Tech firms funded by the British government are developing facial recognition systems that could be used by private businesses, such as pubs, as coronavirus vaccine passports.
The scheme being developed by the tech companies iProov and Mvine — which have received a £75,000 government grant — would see companies employ software that would cross-reference the face of British patrons to vaccination and coronavirus testing databases before entering their establishment.
The chief executive of iProov, Andrew Bud, told The Times that other vaccine passport systems are ineffective compared to facial recognition technology.
“Whoever is standing on the door of the pub is going to have to scan the certificate, read the name and date of birth, then ask the person for an ID document, check that the name and date of birth on the ID document are the same, squint at the photograph on the ID document and then make sure that the person in front of them is that person,” Mr Bud said, adding: “…that’s not going to happen.”
The plan being developed by the two companies would instead see people stare into a smartphone camera, which would use facial recognition to check against NHS data on vaccination and coronavirus test status, reportedly within seconds.
“It speeds the process up and it absolves people of what would otherwise be a very heavy responsibility,” Bud said.
On Friday, Prime Minister Boris Johnson suggested that pub landlords could bar unvaccinated people from entering their buildings, claiming that the “concept of vaccine certification should not be totally alien to us”.
This comes in direct opposition to previous statements from the British leader, who said in December that there “is no part of our culture or our ambition in this country to make vaccines mandatory”.
Also this week, Britain’s vaccine minister, Nadhim Zahawi, floated the idea that the use of vaccine passports could be expanded to places of worship, such as churches, telling The Telegraph: “If we want our lives back, I think we’ve got to at least – if nothing else – look at all this stuff.”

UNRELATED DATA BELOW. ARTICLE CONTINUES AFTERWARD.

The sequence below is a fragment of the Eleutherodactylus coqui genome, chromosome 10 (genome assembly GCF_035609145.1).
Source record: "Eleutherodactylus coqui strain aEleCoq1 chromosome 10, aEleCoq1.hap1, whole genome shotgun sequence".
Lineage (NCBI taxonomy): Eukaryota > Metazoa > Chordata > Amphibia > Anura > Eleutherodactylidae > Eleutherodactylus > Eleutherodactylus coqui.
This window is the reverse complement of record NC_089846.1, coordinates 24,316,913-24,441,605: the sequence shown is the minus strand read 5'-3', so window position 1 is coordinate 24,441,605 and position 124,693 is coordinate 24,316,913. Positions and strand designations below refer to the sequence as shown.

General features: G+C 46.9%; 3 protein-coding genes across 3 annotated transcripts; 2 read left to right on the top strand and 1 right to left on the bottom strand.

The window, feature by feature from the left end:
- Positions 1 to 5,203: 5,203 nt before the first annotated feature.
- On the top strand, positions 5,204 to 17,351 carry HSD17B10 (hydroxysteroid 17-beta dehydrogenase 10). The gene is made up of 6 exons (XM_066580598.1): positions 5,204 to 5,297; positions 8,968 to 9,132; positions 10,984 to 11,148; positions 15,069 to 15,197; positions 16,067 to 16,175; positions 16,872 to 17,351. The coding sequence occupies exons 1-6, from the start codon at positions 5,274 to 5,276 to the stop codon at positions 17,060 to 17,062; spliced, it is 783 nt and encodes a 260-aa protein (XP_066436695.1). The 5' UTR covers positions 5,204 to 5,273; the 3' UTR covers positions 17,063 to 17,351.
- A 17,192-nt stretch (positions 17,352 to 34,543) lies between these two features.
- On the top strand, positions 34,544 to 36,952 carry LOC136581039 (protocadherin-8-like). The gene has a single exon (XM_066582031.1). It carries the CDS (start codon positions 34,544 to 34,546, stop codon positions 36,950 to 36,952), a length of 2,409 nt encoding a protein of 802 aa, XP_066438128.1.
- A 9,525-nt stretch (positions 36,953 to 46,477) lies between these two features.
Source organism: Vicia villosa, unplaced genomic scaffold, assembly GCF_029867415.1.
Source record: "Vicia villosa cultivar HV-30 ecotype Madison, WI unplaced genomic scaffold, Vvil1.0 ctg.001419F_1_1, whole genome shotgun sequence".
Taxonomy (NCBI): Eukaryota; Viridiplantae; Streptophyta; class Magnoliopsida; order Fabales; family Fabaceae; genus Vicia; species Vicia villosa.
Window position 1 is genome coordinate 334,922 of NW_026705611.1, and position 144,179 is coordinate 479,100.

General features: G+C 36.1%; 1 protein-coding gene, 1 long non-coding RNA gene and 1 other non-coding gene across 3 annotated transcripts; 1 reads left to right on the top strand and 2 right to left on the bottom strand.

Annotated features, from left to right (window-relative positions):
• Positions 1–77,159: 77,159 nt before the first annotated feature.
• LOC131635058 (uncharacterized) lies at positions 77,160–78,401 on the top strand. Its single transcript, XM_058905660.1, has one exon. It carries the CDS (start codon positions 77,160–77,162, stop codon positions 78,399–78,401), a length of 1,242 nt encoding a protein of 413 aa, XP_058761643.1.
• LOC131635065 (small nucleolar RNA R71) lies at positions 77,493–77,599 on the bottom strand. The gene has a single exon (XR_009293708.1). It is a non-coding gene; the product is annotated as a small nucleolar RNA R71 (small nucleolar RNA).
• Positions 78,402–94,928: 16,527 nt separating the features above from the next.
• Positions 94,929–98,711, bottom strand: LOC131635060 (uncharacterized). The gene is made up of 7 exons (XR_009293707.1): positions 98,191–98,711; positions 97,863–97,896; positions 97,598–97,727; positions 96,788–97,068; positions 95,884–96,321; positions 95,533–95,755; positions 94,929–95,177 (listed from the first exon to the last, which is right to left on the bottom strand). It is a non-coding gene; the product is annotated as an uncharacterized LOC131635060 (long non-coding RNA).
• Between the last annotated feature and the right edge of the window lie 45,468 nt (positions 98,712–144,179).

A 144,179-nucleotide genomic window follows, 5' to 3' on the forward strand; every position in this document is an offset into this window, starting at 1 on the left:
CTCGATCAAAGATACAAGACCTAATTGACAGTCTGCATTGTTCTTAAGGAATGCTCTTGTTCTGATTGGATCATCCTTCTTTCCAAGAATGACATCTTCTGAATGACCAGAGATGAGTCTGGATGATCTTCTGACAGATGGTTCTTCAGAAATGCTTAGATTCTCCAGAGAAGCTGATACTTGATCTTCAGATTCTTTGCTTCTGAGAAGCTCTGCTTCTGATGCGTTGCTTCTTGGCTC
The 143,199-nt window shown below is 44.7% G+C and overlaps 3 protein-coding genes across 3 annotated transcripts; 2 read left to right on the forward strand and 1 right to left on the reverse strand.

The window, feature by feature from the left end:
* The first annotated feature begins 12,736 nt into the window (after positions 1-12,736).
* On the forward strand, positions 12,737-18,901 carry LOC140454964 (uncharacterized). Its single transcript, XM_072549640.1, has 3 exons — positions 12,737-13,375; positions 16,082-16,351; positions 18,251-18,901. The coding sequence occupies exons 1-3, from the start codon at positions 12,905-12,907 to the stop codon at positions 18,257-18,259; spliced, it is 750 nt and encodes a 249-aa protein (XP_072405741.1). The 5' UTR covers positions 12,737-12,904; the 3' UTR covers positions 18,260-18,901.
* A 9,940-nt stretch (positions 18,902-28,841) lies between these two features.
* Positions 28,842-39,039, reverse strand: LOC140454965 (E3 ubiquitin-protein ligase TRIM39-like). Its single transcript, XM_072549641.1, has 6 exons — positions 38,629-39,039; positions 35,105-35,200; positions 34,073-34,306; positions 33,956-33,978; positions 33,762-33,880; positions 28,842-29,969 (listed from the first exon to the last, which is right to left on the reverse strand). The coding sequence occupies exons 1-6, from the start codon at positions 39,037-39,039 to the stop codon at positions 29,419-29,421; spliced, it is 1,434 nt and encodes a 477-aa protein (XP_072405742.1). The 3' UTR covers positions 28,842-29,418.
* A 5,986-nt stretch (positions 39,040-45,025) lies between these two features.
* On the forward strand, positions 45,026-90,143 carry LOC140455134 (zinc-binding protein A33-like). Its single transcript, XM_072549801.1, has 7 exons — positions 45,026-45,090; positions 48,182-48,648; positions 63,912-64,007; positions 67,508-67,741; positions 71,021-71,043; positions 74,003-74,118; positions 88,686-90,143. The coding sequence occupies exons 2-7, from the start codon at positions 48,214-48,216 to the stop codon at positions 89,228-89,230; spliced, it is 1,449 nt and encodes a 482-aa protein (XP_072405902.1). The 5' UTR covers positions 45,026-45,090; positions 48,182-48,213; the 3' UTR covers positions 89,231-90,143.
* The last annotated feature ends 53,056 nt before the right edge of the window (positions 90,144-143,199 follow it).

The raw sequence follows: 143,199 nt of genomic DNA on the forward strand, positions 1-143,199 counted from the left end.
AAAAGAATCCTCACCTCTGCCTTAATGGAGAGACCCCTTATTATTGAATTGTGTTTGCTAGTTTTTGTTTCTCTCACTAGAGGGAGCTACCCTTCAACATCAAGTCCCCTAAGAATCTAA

The statements represent another u-turn from the government, with Mr Zahawi saying in December: “Mandating vaccinations is discriminatory and completely wrong… I urge businesses listening to this today not to even think about this. We’ve absolutely no plans for vaccine passports.”
Vaccine Passports Could be Used in Supermarkets Suggests UK Foreign Secretary https://t.co/I6BWrbvLZd
— Breitbart London (@BreitbartLondon) February 16, 2021
Facial recognition software has already been implemented by private businesses and the police across the United Kingdom; however, the technology has not yet been used to enforce coronavirus regulations.
The Orwellian tech has been widely adopted in supposedly more authoritarian countries such as communist China, which has installed over 200 million surveillance cameras across the country as a part of its so-called ‘Skynet’ system.
Russia has been using facial recognition systems to police its coronavirus lockdowns, with Moscow police using their vast network of cameras to crack down on supposed violations of the lockdown restrictions.
Speaking to Breitbart London earlier this month, DeleteMe CEO Rob Shavell warned that the use of vaccine passport systems would lead to a form of “algorithmic discrimination” that could range from employers refusing to hire unvaccinated people, to insurers refusing service, and certain groups being prioritised for economic opportunities.
Shavell said that through the mass collection of data, Western countries such as Britain are creating a “sneaky capitalist” version of the Chinese social credit system.
The government has yet to endorse any form of coronavirus vaccine passport, with Cabinet Minister Michael Gove currently heading up an inquiry into the ethics and practicality of such a system.
Communities Secretary Robert Jenrick said that the government is not planning on introducing a health pass when pubs are re-opened in May, saying: “We’re taking time to consider this issue carefully. It is a complex issue.”
“Our focus at the moment is the vaccine rollout; that has to be our priority… there are a range of issues we need to work through, that work is now happening and it will be reporting back later, but if we do go down that route, we don’t anticipate it being in the near term,” Jenrick added.
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— Breitbart London (@BreitbartLondon) February 18, 2021
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